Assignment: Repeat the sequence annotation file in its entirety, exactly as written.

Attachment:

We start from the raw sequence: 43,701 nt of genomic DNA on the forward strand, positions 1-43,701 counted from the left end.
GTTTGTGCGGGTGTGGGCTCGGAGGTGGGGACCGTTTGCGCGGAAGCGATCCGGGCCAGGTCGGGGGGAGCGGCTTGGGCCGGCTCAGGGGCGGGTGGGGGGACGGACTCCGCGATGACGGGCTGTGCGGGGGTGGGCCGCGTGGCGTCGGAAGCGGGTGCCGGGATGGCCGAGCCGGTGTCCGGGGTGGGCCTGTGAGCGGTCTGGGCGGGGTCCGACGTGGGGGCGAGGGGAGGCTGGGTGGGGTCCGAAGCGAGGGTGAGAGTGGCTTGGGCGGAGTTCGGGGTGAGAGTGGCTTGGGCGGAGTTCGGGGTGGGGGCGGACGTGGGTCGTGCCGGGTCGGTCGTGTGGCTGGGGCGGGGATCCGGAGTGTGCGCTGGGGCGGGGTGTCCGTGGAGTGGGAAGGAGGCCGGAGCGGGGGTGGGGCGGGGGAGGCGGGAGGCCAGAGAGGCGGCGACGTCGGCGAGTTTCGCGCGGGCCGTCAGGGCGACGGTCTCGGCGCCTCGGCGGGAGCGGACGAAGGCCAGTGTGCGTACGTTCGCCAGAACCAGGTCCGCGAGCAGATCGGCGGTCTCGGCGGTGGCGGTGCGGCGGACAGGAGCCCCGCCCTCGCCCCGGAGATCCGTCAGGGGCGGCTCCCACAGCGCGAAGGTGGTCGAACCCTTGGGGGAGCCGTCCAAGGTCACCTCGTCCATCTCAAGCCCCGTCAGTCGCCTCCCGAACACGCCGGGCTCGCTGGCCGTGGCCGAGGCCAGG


We start from the raw sequence: 43,701 nt of genomic DNA on the forward strand, positions 1-43,701 counted from the left end.
GTTTGTGCGGGTGTGGGCTCGGAGGTGGGGACCGTTTGCGCGGAAGCGATCCGGGCCAGGTCGGGGGGAGCGGCTTGGGCCGGCTCAGGGGCGGGTGGGGGGACGGACTCCGCGATGACGGGCTGTGCGGGGGTGGGCCGCGTGGCGTCGGAAGCGGGTGCCGGGATGGCCGAGCCGGTGTCCGGGGTGGGCCTGTGAGCGGTCTGGGCGGGGTCCGACGTGGGGGCGAGGGGAGGCTGGGTGGGGTCCGAAGCGAGGGTGAGAGTGGCTTGGGCGGAGTTCGGGGTGAGAGTGGCTTGGGCGGAGTTCGGGGTGGGGGCGGACGTGGGTCGTGCCGGGTCGGTCGTGTGGCTGGGGCGGGGATCCGGAGTGTGCGCTGGGGCGGGGTGTCCGTGGAGTGGGAAGGAGGCCGGAGCGGGGGTGGGGCGGGGGAGGCGGGAGGCCAGAGAGGCGGCGACGTCGGCGAGTTTCGCGCGGGCCGTCAGGGCGACGGTCTCGGCGCCTCGGCGGGAGCGGACGAAGGCCAGTGTGCGTACGTTCGCCAGAACCAGGTCCGCGAGCAGATCGGCGGTCTCGGCGGTGGCGGTGCGGCGGACAGGAGCCCCGCCCTCGCCCCGGAGATCCGTCAGGGGCGGCTCCCACAGCGCGAAGGTGGTCGAACCCTTGGGGGAGCCGTCCAAGGTCACCTCGTCCATCTCAAGCCCCGTCAGTCGCCTCCCGAACACGCCGGGCTCGCTGGCCGTGGCCGAGGCCAGG